necromancy

[ nek-ruh-man-see ]SEE DEFINITION OF necromancy

EXAMPLES FROM THE WEB FOR NECROMANCY

Holy Scripture is full of references to Witchcraft and Necromancy.

Necromancy, sorcery and witchcraft were punished here; and "royal solemnities and goodly jousts were held here."

Necromancy—wizardry—fairy-lore—all the stuff and nonsense that goes to the making of 'The Arabian nights'!

Necromancy gradually merged into sorcery, which has occasionally come to the surface in comparatively recent years.

Necromancy and magic, demonism and witchcraft, have long since been relegated to the limbo of exposed fraud.

On the other hand, Necromancy, according to the definition of Cotgrave, is divination by conference with dead bodies raised.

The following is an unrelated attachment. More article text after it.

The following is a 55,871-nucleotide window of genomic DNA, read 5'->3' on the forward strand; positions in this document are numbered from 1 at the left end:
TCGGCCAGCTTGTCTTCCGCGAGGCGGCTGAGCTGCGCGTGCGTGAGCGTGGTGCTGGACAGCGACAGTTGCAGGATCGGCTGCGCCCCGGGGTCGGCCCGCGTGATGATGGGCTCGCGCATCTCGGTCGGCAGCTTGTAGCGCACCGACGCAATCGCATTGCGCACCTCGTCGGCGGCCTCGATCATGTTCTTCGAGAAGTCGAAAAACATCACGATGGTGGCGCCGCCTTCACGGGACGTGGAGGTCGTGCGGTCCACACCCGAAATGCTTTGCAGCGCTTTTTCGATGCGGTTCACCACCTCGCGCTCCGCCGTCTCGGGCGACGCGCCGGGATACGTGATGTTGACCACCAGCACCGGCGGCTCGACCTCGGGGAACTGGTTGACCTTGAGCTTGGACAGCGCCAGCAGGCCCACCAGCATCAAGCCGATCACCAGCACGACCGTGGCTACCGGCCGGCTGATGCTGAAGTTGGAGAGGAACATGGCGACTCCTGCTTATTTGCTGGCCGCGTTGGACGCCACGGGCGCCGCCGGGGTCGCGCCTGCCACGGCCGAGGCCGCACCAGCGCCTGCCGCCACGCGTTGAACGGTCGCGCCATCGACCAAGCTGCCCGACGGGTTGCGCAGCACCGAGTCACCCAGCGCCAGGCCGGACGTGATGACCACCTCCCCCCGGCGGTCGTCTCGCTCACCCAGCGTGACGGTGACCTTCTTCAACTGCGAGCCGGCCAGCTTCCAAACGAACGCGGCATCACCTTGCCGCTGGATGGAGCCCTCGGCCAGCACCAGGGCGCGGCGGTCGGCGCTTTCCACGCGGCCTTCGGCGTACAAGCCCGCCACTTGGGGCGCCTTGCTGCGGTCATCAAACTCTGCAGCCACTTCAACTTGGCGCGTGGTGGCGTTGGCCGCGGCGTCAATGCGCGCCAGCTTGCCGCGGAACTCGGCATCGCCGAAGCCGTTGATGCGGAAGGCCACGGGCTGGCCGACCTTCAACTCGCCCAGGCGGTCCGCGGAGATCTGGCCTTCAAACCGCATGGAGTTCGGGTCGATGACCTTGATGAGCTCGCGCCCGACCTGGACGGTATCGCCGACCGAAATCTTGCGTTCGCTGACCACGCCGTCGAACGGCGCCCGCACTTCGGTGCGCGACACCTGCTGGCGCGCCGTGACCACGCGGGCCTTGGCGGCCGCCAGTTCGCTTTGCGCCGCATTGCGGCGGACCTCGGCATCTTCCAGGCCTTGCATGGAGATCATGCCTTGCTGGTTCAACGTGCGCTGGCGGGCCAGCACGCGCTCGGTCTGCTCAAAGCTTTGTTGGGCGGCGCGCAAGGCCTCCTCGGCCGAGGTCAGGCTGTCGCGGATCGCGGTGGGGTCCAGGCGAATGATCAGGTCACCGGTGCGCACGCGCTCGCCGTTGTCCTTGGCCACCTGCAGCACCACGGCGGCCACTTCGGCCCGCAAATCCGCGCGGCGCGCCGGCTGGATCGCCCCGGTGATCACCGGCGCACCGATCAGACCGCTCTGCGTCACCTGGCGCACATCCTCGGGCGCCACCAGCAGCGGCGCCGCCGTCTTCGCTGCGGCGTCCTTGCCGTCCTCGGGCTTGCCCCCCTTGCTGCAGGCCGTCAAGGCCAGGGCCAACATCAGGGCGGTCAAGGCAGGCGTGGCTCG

As to the facts of Witchcraft and Necromancy, it is quite impossible to deny their existence.

Many of the heathens cordially defended magic and Necromancy.

I believe we commit the crime of Necromancy when we take part in these spiritual sances.

Again: in Corea and China the practice of Necromancy is said to be almost universal.

WORD ORIGIN

c.1300, nygromauncy, "divination by communication with the dead," from Old French nigromancie "magic, necromancy, witchcraft, sorcery," from Medieval Latin nigromantia (13c.), from Latin necromantia "divination from an exhumed corpse," from Greek nekromanteia, from nekros "dead body" (see necro-) + manteia "divination, oracle," from manteuesthai "to prophesy," from mantis "prophet" (see mania). Spelling influenced in Medieval Latin by niger "black," on notion of "black arts." Modern spelling is a mid-16c. correction. Related: Necromantic.

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